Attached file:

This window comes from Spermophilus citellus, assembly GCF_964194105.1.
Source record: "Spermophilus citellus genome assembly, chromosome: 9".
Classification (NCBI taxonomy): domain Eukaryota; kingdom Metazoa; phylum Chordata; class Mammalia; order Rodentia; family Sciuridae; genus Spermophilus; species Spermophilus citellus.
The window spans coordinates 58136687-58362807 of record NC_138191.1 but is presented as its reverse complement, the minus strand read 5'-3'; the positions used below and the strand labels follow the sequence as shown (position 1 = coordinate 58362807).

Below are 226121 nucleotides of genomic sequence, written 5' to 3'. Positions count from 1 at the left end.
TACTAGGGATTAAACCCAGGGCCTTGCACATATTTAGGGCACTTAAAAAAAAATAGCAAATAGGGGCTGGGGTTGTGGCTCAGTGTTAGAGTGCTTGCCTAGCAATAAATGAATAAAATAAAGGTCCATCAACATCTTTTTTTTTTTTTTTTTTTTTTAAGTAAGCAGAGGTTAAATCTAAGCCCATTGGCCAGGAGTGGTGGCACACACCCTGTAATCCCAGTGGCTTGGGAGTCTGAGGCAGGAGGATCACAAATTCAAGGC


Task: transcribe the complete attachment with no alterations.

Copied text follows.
This window comes from Spermophilus citellus, assembly GCF_964194105.1.
Source record: "Spermophilus citellus genome assembly, chromosome: 9".
Classification (NCBI taxonomy): domain Eukaryota; kingdom Metazoa; phylum Chordata; class Mammalia; order Rodentia; family Sciuridae; genus Spermophilus; species Spermophilus citellus.
The window spans coordinates 58136687-58362807 of record NC_138191.1 but is presented as its reverse complement, the minus strand read 5'-3'; the positions used below and the strand labels follow the sequence as shown (position 1 = coordinate 58362807).

Below are 226121 nucleotides of genomic sequence, written 5' to 3'. Positions count from 1 at the left end.
TACTAGGGATTAAACCCAGGGCCTTGCACATATTTAGGGCACTTAAAAAAAAATAGCAAATAGGGGCTGGGGTTGTGGCTCAGTGTTAGAGTGCTTGCCTAGCAATAAATGAATAAAATAAAGGTCCATCAACATCTTTTTTTTTTTTTTTTTTTTTTAAGTAAGCAGAGGTTAAATCTAAGCCCATTGGCCAGGAGTGGTGGCACACACCCTGTAATCCCAGTGGCTTGGGAGTCTGAGGCAGGAGGATCACAAATTCAAGGC